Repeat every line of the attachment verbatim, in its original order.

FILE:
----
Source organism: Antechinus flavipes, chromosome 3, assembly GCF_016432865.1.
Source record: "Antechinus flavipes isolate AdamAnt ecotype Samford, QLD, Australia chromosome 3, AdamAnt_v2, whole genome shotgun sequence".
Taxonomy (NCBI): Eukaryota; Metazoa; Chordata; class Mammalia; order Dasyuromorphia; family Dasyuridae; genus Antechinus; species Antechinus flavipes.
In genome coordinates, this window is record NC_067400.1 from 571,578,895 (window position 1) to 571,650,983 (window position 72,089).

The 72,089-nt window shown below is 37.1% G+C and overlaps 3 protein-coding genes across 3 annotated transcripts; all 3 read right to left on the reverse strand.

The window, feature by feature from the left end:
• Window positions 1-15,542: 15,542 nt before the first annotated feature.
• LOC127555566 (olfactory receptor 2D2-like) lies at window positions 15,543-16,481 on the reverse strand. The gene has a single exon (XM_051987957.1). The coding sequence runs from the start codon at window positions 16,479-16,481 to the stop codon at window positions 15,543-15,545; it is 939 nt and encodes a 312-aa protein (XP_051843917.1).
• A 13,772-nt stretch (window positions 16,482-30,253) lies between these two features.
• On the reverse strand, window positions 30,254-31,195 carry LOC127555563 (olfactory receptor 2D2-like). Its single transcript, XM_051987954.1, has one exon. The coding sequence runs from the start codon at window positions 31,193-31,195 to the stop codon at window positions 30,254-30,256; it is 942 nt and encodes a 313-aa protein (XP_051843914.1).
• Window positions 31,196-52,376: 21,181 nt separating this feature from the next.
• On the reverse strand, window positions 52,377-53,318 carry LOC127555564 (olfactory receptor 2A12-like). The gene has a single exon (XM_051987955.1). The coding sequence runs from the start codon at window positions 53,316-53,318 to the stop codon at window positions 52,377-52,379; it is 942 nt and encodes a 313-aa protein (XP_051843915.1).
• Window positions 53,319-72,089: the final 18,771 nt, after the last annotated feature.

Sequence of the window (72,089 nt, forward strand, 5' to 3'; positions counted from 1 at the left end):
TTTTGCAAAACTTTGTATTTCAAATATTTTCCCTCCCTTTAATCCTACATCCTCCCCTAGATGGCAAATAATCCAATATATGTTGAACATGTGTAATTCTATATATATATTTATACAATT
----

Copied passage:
Source organism: Antechinus flavipes, chromosome 3, assembly GCF_016432865.1.
Source record: "Antechinus flavipes isolate AdamAnt ecotype Samford, QLD, Australia chromosome 3, AdamAnt_v2, whole genome shotgun sequence".
Taxonomy (NCBI): Eukaryota; Metazoa; Chordata; class Mammalia; order Dasyuromorphia; family Dasyuridae; genus Antechinus; species Antechinus flavipes.
In genome coordinates, this window is record NC_067400.1 from 571,578,895 (window position 1) to 571,650,983 (window position 72,089).

The 72,089-nt window shown below is 37.1% G+C and overlaps 3 protein-coding genes across 3 annotated transcripts; all 3 read right to left on the reverse strand.

The window, feature by feature from the left end:
• Window positions 1-15,542: 15,542 nt before the first annotated feature.
• LOC127555566 (olfactory receptor 2D2-like) lies at window positions 15,543-16,481 on the reverse strand. The gene has a single exon (XM_051987957.1). The coding sequence runs from the start codon at window positions 16,479-16,481 to the stop codon at window positions 15,543-15,545; it is 939 nt and encodes a 312-aa protein (XP_051843917.1).
• A 13,772-nt stretch (window positions 16,482-30,253) lies between these two features.
• On the reverse strand, window positions 30,254-31,195 carry LOC127555563 (olfactory receptor 2D2-like). Its single transcript, XM_051987954.1, has one exon. The coding sequence runs from the start codon at window positions 31,193-31,195 to the stop codon at window positions 30,254-30,256; it is 942 nt and encodes a 313-aa protein (XP_051843914.1).
• Window positions 31,196-52,376: 21,181 nt separating this feature from the next.
• On the reverse strand, window positions 52,377-53,318 carry LOC127555564 (olfactory receptor 2A12-like). The gene has a single exon (XM_051987955.1). The coding sequence runs from the start codon at window positions 53,316-53,318 to the stop codon at window positions 52,377-52,379; it is 942 nt and encodes a 313-aa protein (XP_051843915.1).
• Window positions 53,319-72,089: the final 18,771 nt, after the last annotated feature.

Sequence of the window (72,089 nt, forward strand, 5' to 3'; positions counted from 1 at the left end):
TTTTGCAAAACTTTGTATTTCAAATATTTTCCCTCCCTTTAATCCTACATCCTCCCCTAGATGGCAAATAATCCAATATATGTTGAACATGTGTAATTCTATATATATATTTATACAATT